Thursday 25th April, 2019
ANZAC Day – the Ode
“They shall grow not old, as we that are left grow old;
Age shall not weary them, nor the years condemn.
At the going down of the sun and in the morning
We will remember them.”
The Ode comes from the poem “For the Fallen”.
The poem was written by the English poet and writer Laurence Binyon.
“For the Fallen” was first published in London in the Winnowing Fan; Poems of the Great War in 1914.
The verse, which became the League Ode, was already used in association with commemoration services in Australia in 1921.
ANZAC DAY 2019
This time last year, I was in Townsville, Queensland.
It’s important to realize that Townsville is *very* much a military town.
It hosts Lavarak Barracks and a large RAAF Base.
I attended the ANZAC Day Dawn Service, had a Gunfire Breakfast, and watched the ANZAC Day Parade.
It has been many years since I have attended an ANZAC Day Service.
As I have mentioned before, I have many friends and family members who have served, or are serving.
Attending Dawn Service or other commemorative services are always a mixed experience for me personally.
I abhor war and conflict.
However, I have a deep respect for those that serve.
Every ANZAC Day, there are less of the old Diggers marching.
I did have an unexpected emotional reaction to witnessing young soldiers marching, with medals already upon their chests.
This year, I am marking this day in my own way at home.
ANZAC Day, to me, has a very Samhain aspect.
It has become the start of my Samhain commemorations every year.
But for today:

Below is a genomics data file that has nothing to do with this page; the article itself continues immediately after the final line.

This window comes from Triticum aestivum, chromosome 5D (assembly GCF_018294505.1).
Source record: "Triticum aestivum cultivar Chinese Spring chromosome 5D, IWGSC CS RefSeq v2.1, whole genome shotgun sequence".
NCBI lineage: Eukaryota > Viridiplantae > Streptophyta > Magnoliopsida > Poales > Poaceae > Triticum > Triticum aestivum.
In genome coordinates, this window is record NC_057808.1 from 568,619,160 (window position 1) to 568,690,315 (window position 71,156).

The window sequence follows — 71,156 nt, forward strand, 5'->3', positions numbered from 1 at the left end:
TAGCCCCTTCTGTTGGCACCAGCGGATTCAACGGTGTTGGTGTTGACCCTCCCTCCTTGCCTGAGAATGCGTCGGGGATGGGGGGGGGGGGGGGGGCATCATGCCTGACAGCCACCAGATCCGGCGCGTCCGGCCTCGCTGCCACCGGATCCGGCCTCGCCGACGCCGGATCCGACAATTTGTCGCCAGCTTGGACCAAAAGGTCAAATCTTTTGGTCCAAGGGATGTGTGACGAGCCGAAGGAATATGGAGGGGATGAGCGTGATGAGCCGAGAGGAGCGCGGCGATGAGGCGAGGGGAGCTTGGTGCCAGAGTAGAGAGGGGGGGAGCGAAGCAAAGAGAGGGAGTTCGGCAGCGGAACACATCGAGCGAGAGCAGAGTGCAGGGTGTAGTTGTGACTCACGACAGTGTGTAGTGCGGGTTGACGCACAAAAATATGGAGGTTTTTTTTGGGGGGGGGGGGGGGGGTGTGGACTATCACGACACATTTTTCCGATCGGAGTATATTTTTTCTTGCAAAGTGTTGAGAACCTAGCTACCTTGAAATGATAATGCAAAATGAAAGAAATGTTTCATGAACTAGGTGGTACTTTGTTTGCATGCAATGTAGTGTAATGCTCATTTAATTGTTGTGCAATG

“At the going down of the sun and in the morning
We will remember them.”
Helen Gilmour says
A very thoughtful post. I also have mixed feelings about Anzac Day having lost a parent to the horrors of the atomic testing exposure during service and watched my maternal grandfather struggle with the after effects of serving at Gallipoli Cove.. As the mother of two sons I have no desire for wars but as a Pagan I acknowledge the deep darkness in the human psyche and recognize the necessity for warriors to preserve elements of culture and peace. I always think back to that famous quote from the medieval times: ” Nobody loves a warrior until the enemy is at the gates” . One does not choose to be an enemy, it is beyond one’s control as it is externally defined by others and forced upon one. To ignore that dark fact is to put at peril all one holds dear.
Very well put, Helen.
I love that warrior quote, and what you said about being an enemy is insightful.
I cannot imagine how the concept / threat of war must feel as a parent.
I have watched the toll myself upon family members, friends, colleagues, and lovers. It’s truly life changing trauma, that echoes through generations.
I appreciate your thoughts on that “deep darkness in the human psyche and recognize the necessity for warriors to preserve elements of culture and peace.”
It’s something I have given s lot of thought to, and I do believe the day we can truly leave warfare behind is the day we will have evolved past what we currently are.
That conflict / warfare model is so deeply embedded on so many levels; even the way we talk about health, business, gardening, sport, love.
I have been re-examining my language use, and it’s a bit disturbing how much of a common thread it is linguistically!